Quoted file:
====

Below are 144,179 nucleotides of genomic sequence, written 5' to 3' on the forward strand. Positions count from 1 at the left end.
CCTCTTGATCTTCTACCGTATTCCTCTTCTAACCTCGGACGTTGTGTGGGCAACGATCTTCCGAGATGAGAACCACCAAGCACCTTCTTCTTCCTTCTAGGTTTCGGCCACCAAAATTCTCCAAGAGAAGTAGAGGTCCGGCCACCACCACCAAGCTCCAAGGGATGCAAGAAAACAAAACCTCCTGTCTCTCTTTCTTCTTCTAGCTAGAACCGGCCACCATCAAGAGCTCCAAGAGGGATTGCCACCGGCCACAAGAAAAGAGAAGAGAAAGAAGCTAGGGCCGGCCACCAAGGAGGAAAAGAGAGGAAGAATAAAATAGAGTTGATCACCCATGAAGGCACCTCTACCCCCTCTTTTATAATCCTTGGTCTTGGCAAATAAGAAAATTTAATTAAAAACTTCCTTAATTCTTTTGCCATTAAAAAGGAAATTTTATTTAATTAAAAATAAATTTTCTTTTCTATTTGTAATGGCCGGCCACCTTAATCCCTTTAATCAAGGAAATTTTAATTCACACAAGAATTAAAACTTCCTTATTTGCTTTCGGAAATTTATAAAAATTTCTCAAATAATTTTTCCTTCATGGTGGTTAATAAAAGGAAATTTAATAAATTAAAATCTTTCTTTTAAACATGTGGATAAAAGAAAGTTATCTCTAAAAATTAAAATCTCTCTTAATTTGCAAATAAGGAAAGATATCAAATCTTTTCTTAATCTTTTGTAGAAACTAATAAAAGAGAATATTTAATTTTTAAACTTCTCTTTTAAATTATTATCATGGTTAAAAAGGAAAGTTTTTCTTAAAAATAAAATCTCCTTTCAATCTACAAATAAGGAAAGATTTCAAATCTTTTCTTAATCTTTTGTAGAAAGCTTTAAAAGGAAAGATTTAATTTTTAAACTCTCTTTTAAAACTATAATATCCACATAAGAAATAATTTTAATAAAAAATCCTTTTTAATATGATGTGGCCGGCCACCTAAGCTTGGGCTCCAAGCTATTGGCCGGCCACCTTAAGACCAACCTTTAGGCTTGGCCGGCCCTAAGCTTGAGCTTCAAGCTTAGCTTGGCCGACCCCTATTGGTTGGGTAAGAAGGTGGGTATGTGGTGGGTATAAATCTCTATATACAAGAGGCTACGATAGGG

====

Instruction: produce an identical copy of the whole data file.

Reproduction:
Below are 144,179 nucleotides of genomic sequence, written 5' to 3' on the forward strand. Positions count from 1 at the left end.
CCTCTTGATCTTCTACCGTATTCCTCTTCTAACCTCGGACGTTGTGTGGGCAACGATCTTCCGAGATGAGAACCACCAAGCACCTTCTTCTTCCTTCTAGGTTTCGGCCACCAAAATTCTCCAAGAGAAGTAGAGGTCCGGCCACCACCACCAAGCTCCAAGGGATGCAAGAAAACAAAACCTCCTGTCTCTCTTTCTTCTTCTAGCTAGAACCGGCCACCATCAAGAGCTCCAAGAGGGATTGCCACCGGCCACAAGAAAAGAGAAGAGAAAGAAGCTAGGGCCGGCCACCAAGGAGGAAAAGAGAGGAAGAATAAAATAGAGTTGATCACCCATGAAGGCACCTCTACCCCCTCTTTTATAATCCTTGGTCTTGGCAAATAAGAAAATTTAATTAAAAACTTCCTTAATTCTTTTGCCATTAAAAAGGAAATTTTATTTAATTAAAAATAAATTTTCTTTTCTATTTGTAATGGCCGGCCACCTTAATCCCTTTAATCAAGGAAATTTTAATTCACACAAGAATTAAAACTTCCTTATTTGCTTTCGGAAATTTATAAAAATTTCTCAAATAATTTTTCCTTCATGGTGGTTAATAAAAGGAAATTTAATAAATTAAAATCTTTCTTTTAAACATGTGGATAAAAGAAAGTTATCTCTAAAAATTAAAATCTCTCTTAATTTGCAAATAAGGAAAGATATCAAATCTTTTCTTAATCTTTTGTAGAAACTAATAAAAGAGAATATTTAATTTTTAAACTTCTCTTTTAAATTATTATCATGGTTAAAAAGGAAAGTTTTTCTTAAAAATAAAATCTCCTTTCAATCTACAAATAAGGAAAGATTTCAAATCTTTTCTTAATCTTTTGTAGAAAGCTTTAAAAGGAAAGATTTAATTTTTAAACTCTCTTTTAAAACTATAATATCCACATAAGAAATAATTTTAATAAAAAATCCTTTTTAATATGATGTGGCCGGCCACCTAAGCTTGGGCTCCAAGCTATTGGCCGGCCACCTTAAGACCAACCTTTAGGCTTGGCCGGCCCTAAGCTTGAGCTTCAAGCTTAGCTTGGCCGACCCCTATTGGTTGGGTAAGAAGGTGGGTATGTGGTGGGTATAAATCTCTATATACAAGAGGCTACGATAGGG